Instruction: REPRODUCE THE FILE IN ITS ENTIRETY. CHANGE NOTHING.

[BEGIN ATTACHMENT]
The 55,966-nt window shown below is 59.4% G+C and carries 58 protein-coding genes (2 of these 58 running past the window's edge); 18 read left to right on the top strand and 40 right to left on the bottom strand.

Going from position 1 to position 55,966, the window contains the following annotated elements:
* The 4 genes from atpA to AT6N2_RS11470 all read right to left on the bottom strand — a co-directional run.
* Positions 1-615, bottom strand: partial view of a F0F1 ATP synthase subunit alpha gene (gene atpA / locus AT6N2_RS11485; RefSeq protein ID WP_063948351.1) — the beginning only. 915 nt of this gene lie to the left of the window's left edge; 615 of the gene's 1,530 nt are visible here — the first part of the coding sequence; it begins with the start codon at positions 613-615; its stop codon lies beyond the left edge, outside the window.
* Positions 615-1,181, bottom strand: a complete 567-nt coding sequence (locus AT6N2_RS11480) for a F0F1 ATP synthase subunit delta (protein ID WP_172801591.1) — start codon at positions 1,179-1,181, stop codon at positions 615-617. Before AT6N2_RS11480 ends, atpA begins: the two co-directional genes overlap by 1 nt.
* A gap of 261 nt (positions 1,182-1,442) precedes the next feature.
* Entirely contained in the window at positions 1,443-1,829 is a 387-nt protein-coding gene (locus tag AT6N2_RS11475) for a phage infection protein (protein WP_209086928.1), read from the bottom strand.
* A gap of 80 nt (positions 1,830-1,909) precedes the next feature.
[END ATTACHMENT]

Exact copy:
The 55,966-nt window shown below is 59.4% G+C and carries 58 protein-coding genes (2 of these 58 running past the window's edge); 18 read left to right on the top strand and 40 right to left on the bottom strand.

Going from position 1 to position 55,966, the window contains the following annotated elements:
* The 4 genes from atpA to AT6N2_RS11470 all read right to left on the bottom strand — a co-directional run.
* Positions 1-615, bottom strand: partial view of a F0F1 ATP synthase subunit alpha gene (gene atpA / locus AT6N2_RS11485; RefSeq protein ID WP_063948351.1) — the beginning only. 915 nt of this gene lie to the left of the window's left edge; 615 of the gene's 1,530 nt are visible here — the first part of the coding sequence; it begins with the start codon at positions 613-615; its stop codon lies beyond the left edge, outside the window.
* Positions 615-1,181, bottom strand: a complete 567-nt coding sequence (locus AT6N2_RS11480) for a F0F1 ATP synthase subunit delta (protein ID WP_172801591.1) — start codon at positions 1,179-1,181, stop codon at positions 615-617. Before AT6N2_RS11480 ends, atpA begins: the two co-directional genes overlap by 1 nt.
* A gap of 261 nt (positions 1,182-1,442) precedes the next feature.
* Entirely contained in the window at positions 1,443-1,829 is a 387-nt protein-coding gene (locus tag AT6N2_RS11475) for a phage infection protein (protein WP_209086928.1), read from the bottom strand.
* A gap of 80 nt (positions 1,830-1,909) precedes the next feature.